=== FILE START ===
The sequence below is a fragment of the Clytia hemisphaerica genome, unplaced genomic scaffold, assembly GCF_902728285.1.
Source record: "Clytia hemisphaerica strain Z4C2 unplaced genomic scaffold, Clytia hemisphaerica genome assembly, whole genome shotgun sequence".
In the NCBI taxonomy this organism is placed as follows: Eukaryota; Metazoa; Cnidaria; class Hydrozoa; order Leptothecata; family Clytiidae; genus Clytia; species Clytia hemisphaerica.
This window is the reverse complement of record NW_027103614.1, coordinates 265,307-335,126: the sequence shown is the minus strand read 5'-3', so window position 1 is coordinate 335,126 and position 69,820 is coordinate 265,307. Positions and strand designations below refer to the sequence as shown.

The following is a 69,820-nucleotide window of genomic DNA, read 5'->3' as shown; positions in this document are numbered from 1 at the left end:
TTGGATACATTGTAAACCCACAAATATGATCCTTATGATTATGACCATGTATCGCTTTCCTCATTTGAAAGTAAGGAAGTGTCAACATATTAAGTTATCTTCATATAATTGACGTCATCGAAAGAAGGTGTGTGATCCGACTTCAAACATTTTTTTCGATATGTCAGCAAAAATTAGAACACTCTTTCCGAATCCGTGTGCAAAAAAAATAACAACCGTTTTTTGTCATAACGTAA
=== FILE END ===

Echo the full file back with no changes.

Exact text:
The sequence below is a fragment of the Clytia hemisphaerica genome, unplaced genomic scaffold, assembly GCF_902728285.1.
Source record: "Clytia hemisphaerica strain Z4C2 unplaced genomic scaffold, Clytia hemisphaerica genome assembly, whole genome shotgun sequence".
In the NCBI taxonomy this organism is placed as follows: Eukaryota; Metazoa; Cnidaria; class Hydrozoa; order Leptothecata; family Clytiidae; genus Clytia; species Clytia hemisphaerica.
This window is the reverse complement of record NW_027103614.1, coordinates 265,307-335,126: the sequence shown is the minus strand read 5'-3', so window position 1 is coordinate 335,126 and position 69,820 is coordinate 265,307. Positions and strand designations below refer to the sequence as shown.

The following is a 69,820-nucleotide window of genomic DNA, read 5'->3' as shown; positions in this document are numbered from 1 at the left end:
TTGGATACATTGTAAACCCACAAATATGATCCTTATGATTATGACCATGTATCGCTTTCCTCATTTGAAAGTAAGGAAGTGTCAACATATTAAGTTATCTTCATATAATTGACGTCATCGAAAGAAGGTGTGTGATCCGACTTCAAACATTTTTTTCGATATGTCAGCAAAAATTAGAACACTCTTTCCGAATCCGTGTGCAAAAAAAATAACAACCGTTTTTTGTCATAACGTAA